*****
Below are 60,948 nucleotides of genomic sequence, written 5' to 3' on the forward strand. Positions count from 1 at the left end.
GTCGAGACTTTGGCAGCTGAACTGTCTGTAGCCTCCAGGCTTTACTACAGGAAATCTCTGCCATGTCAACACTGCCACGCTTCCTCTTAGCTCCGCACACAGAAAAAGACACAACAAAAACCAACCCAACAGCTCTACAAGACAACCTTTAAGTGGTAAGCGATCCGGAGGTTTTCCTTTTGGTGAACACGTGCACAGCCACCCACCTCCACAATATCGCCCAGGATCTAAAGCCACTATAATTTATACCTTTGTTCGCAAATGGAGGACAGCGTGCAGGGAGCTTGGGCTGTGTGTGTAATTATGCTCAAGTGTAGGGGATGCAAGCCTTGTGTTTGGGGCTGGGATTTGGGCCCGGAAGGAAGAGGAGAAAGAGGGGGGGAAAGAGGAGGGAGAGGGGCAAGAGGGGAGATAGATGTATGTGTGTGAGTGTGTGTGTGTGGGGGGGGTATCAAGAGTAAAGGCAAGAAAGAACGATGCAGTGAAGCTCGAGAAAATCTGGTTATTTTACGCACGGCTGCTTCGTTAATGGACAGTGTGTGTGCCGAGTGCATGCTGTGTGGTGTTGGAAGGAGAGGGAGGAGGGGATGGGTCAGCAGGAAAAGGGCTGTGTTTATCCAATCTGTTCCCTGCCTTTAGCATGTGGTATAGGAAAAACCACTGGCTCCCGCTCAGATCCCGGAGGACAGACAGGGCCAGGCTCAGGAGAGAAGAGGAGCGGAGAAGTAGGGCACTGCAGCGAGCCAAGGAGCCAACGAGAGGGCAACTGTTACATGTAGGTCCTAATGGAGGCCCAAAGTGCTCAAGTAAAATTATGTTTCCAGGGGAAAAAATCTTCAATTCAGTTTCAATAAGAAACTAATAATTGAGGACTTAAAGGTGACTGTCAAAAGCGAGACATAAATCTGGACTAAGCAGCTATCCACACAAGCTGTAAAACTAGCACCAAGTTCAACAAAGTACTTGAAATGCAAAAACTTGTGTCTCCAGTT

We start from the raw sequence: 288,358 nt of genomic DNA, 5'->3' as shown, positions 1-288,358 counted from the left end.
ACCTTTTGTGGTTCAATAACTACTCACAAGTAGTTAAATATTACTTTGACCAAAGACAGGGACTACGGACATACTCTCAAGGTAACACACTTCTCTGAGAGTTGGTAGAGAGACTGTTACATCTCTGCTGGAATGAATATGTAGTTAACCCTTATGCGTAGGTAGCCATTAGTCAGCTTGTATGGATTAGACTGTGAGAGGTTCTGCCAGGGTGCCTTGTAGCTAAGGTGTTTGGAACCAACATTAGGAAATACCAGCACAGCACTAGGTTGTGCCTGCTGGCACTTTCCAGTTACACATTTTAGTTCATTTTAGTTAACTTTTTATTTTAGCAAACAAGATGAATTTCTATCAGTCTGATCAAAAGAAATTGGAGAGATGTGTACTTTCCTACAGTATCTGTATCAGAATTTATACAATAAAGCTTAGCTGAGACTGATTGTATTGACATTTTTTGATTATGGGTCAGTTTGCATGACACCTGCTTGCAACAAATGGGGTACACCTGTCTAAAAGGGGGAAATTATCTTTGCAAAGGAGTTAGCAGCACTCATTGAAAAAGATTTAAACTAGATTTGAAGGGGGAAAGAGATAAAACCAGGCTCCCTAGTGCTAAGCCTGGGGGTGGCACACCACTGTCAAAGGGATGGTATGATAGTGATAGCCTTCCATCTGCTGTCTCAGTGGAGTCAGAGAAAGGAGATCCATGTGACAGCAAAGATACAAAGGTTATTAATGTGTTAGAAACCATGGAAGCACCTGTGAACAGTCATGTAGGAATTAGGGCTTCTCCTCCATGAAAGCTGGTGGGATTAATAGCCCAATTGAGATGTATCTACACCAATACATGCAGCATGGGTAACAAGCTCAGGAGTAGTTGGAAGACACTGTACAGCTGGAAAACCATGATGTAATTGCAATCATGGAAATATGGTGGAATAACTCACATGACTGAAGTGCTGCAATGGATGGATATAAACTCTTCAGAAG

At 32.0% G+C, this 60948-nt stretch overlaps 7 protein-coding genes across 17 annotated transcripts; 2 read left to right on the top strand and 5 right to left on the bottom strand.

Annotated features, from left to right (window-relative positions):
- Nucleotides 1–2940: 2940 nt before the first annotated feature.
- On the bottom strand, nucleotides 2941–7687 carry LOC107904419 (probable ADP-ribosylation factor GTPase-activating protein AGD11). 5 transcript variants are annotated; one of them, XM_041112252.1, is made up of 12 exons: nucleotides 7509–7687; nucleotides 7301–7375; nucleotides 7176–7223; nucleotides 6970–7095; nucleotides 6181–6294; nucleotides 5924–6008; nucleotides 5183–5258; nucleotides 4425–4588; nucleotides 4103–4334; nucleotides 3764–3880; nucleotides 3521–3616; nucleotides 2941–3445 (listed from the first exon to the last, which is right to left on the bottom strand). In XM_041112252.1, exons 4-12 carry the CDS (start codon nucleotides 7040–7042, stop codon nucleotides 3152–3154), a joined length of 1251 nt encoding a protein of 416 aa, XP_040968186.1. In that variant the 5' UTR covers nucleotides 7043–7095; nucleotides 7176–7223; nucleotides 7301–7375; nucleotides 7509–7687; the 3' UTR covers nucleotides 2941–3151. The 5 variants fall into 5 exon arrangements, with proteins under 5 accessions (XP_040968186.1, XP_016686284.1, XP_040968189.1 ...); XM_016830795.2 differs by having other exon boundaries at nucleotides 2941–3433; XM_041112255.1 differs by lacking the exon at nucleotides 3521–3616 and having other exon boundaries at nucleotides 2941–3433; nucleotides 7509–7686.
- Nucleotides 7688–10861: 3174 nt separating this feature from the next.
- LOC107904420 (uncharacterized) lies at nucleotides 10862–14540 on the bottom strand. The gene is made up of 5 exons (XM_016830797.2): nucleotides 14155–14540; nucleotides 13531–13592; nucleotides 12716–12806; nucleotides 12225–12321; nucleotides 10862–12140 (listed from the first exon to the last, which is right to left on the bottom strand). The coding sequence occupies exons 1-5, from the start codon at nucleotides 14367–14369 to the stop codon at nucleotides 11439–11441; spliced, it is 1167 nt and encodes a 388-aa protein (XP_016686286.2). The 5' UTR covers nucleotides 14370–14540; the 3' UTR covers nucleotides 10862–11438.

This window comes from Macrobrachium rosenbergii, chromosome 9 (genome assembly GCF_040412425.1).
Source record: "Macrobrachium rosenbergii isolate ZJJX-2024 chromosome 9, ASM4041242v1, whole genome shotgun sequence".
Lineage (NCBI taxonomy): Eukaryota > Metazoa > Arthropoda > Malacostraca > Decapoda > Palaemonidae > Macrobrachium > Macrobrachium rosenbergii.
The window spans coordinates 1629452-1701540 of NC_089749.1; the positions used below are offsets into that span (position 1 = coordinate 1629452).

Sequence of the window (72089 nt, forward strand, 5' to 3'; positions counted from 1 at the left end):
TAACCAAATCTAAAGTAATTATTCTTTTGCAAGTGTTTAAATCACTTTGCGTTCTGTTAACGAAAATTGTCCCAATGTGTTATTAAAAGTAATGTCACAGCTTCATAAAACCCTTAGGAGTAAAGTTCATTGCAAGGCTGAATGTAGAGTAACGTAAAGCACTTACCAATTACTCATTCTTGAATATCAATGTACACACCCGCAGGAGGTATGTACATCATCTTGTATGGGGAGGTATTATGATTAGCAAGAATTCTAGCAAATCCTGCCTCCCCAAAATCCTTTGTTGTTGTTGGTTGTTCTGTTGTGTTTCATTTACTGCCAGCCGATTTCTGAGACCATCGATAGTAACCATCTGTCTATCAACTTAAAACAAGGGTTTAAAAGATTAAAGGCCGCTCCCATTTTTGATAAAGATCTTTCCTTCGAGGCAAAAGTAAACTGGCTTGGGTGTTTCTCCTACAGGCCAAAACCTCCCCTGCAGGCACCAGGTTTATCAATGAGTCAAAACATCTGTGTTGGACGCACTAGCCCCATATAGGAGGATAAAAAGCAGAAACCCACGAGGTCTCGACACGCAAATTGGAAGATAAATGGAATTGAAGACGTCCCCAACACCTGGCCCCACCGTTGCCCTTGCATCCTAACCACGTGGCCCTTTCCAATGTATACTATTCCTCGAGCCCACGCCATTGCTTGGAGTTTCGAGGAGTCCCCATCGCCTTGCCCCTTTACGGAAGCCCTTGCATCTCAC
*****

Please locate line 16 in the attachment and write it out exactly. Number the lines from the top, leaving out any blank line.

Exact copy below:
TAACCAAATCTAAAGTAATTATTCTTTTGCAAGTGTTTAAATCACTTTGCGTTCTGTTAACGAAAATTGTCCCAATGTGTTATTAAAAGTAATGTCACAGCTTCATAAAACCCTTAGGAGTAAAGTTCATTGCAAGGCTGAATGTAGAGTAACGTAAAGCACTTACCAATTACTCATTCTTGAATATCAATGTACACACCCGCAGGAGGTATGTACATCATCTTGTATGGGGAGGTATTATGATTAGCAAGAATTCTAGCAAATCCTGCCTCCCCAAAATCCTTTGTTGTTGTTGGTTGTTCTGTTGTGTTTCATTTACTGCCAGCCGATTTCTGAGACCATCGATAGTAACCATCTGTCTATCAACTTAAAACAAGGGTTTAAAAGATTAAAGGCCGCTCCCATTTTTGATAAAGATCTTTCCTTCGAGGCAAAAGTAAACTGGCTTGGGTGTTTCTCCTACAGGCCAAAACCTCCCCTGCAGGCACCAGGTTTATCAATGAGTCAAAACATCTGTGTTGGACGCACTAGCCCCATATAGGAGGATAAAAAGCAGAAACCCACGAGGTCTCGACACGCAAATTGGAAGATAAATGGAATTGAAGACGTCCCCAACACCTGGCCCCACCGTTGCCCTTGCATCCTAACCACGTGGCCCTTTCCAATGTATACTATTCCTCGAGCCCACGCCATTGCTTGGAGTTTCGAGGAGTCCCCATCGCCTTGCCCCTTTACGGAAGCCCTTGCATCTCAC